It was a huge "risk" to change the first person voice from Ambra Dawn in READER to her lover, Nitin Ratava, in WRITER. Indeed, both this change in perspective and the very different structure to the novel and character interactions, put a number of readers off. However, it also has been some readers' favorite novel of the three. Beyond subjectivity, there was a practical consideration of Ambra's powers and painting myself into an artistic corner with that, as well as a key element of the plot that called for a different perspective.
With MAKER, again I changed the narrator for the novel, in this case the story told through the voice of the alien Waythrel of Xix. A further challenge to myself and the reader is the ever recession of Ambra Dawn in the story. Waythrel's near constant companion in the novel is instead the enigmatic Kloan, a biological replica of Ambra Dawn, modified by the biomedicine and cybernetics of the dark Anti, who kidnapped the alien in WRITER and leads her on a harrowing and confusing cosmic quest. Ambra returns in strange and punctuated events in the novel, in multiple different forms from infant to cosmic goddess. But there are few extended engagements with the Daughter of Time as in the previous books.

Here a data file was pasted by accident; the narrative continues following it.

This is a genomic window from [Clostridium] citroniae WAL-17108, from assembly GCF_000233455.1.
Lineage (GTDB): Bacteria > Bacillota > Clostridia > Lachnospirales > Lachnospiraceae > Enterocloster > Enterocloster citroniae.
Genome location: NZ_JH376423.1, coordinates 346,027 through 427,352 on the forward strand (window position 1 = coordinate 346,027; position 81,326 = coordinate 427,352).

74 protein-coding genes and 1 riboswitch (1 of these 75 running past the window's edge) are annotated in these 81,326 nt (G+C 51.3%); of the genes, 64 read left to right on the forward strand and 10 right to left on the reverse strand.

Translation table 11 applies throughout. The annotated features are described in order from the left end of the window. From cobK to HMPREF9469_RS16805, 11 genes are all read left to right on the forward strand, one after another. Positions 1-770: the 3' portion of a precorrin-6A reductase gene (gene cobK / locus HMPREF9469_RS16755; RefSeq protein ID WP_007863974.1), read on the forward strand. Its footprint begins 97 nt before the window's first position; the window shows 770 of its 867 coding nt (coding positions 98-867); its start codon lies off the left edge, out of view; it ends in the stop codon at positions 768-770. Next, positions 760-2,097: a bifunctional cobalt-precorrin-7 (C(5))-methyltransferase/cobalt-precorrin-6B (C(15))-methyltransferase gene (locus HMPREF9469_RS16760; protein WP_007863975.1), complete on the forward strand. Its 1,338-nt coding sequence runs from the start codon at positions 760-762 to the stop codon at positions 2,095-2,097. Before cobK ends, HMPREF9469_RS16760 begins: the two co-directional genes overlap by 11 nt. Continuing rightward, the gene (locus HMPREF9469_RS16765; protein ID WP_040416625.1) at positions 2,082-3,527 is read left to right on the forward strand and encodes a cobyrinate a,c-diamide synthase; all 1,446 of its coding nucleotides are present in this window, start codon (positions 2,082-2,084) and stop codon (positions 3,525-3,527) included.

By far the most esoteric of the three, MAKER cannot help but ultimately fail, just as overall the series must, as would any effort to produce an artistic impression of ultimate reality. But I didn't seek to succeed in the impossible, but rather to wade into the chaotic paradox of mind and matter and metaphysics in the context of an engaging narrative. For those who require coherence, realism, techno-science fiction, or a linear narrative, among other things, the trilogy has been at best a frustrating read. And that's okay. It was meant to be in some ways. That others have found it also inspiring and moving, thought-provoking and unique, is a success I am content to achieve.
About the Author
His novels have been called "unique" and "pulse-pounding" (THE RAGNARÖK CONSPIRACY), "altogether profound, reminiscent of Bradbury and Dan Simmons' Hyperion" (DAUGHTER OF TIME TRILOGY), and "startlingly dark" (EXTRAORDINARY RETRIBUTION) with five star ratings in Foreword Reviews, San Francisco Book Reviews, Portland Book Review, and others.